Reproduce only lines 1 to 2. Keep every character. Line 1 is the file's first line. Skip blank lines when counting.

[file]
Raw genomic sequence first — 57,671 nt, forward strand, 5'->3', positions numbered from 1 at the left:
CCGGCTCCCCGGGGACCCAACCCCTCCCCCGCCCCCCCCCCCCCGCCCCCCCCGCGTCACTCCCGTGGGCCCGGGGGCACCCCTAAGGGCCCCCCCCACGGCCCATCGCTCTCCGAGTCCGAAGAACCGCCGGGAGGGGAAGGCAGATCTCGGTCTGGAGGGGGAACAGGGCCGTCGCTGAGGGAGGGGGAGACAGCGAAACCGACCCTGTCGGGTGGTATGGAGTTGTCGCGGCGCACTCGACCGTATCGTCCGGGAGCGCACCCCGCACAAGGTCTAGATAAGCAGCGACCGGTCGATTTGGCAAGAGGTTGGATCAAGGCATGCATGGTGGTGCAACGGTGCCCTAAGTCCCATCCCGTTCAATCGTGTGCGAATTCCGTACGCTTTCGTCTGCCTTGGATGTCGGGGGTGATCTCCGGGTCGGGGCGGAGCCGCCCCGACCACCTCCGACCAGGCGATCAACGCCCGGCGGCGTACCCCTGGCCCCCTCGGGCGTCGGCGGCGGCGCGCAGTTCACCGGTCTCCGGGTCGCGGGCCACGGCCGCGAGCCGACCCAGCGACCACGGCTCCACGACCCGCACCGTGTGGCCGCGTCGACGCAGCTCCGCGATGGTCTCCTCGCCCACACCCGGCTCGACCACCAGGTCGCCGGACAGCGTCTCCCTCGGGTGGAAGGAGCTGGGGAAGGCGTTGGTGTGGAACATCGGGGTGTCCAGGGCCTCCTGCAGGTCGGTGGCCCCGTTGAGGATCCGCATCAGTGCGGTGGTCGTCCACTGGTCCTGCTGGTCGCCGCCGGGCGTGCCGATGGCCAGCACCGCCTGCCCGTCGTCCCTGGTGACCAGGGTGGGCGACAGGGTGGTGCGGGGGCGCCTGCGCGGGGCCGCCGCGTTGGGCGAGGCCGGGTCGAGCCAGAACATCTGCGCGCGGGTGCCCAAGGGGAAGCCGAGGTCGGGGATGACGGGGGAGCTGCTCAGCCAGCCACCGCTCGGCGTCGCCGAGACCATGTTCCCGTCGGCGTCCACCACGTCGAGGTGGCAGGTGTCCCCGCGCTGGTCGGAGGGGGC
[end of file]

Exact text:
Raw genomic sequence first — 57,671 nt, forward strand, 5'->3', positions numbered from 1 at the left:
CCGGCTCCCCGGGGACCCAACCCCTCCCCCGCCCCCCCCCCCCCGCCCCCCCCGCGTCACTCCCGTGGGCCCGGGGGCACCCCTAAGGGCCCCCCCCACGGCCCATCGCTCTCCGAGTCCGAAGAACCGCCGGGAGGGGAAGGCAGATCTCGGTCTGGAGGGGGAACAGGGCCGTCGCTGAGGGAGGGGGAGACAGCGAAACCGACCCTGTCGGGTGGTATGGAGTTGTCGCGGCGCACTCGACCGTATCGTCCGGGAGCGCACCCCGCACAAGGTCTAGATAAGCAGCGACCGGTCGATTTGGCAAGAGGTTGGATCAAGGCATGCATGGTGGTGCAACGGTGCCCTAAGTCCCATCCCGTTCAATCGTGTGCGAATTCCGTACGCTTTCGTCTGCCTTGGATGTCGGGGGTGATCTCCGGGTCGGGGCGGAGCCGCCCCGACCACCTCCGACCAGGCGATCAACGCCCGGCGGCGTACCCCTGGCCCCCTCGGGCGTCGGCGGCGGCGCGCAGTTCACCGGTCTCCGGGTCGCGGGCCACGGCCGCGAGCCGACCCAGCGACCACGGCTCCACGACCCGCACCGTGTGGCCGCGTCGACGCAGCTCCGCGATGGTCTCCTCGCCCACACCCGGCTCGACCACCAGGTCGCCGGACAGCGTCTCCCTCGGGTGGAAGGAGCTGGGGAAGGCGTTGGTGTGGAACATCGGGGTGTCCAGGGCCTCCTGCAGGTCGGTGGCCCCGTTGAGGATCCGCATCAGTGCGGTGGTCGTCCACTGGTCCTGCTGGTCGCCGCCGGGCGTGCCGATGGCCAGCACCGCCTGCCCGTCGTCCCTGGTGACCAGGGTGGGCGACAGGGTGGTGCGGGGGCGCCTGCGCGGGGCCGCCGCGTTGGGCGAGGCCGGGTCGAGCCAGAACATCTGCGCGCGGGTGCCCAAGGGGAAGCCGAGGTCGGGGATGACGGGGGAGCTGCTCAGCCAGCCACCGCTCGGCGTCGCCGAGACCATGTTCCCGTCGGCGTCCACCACGTCGAGGTGGCAGGTGTCCCCGCGCTGGTCGGAGGGGGC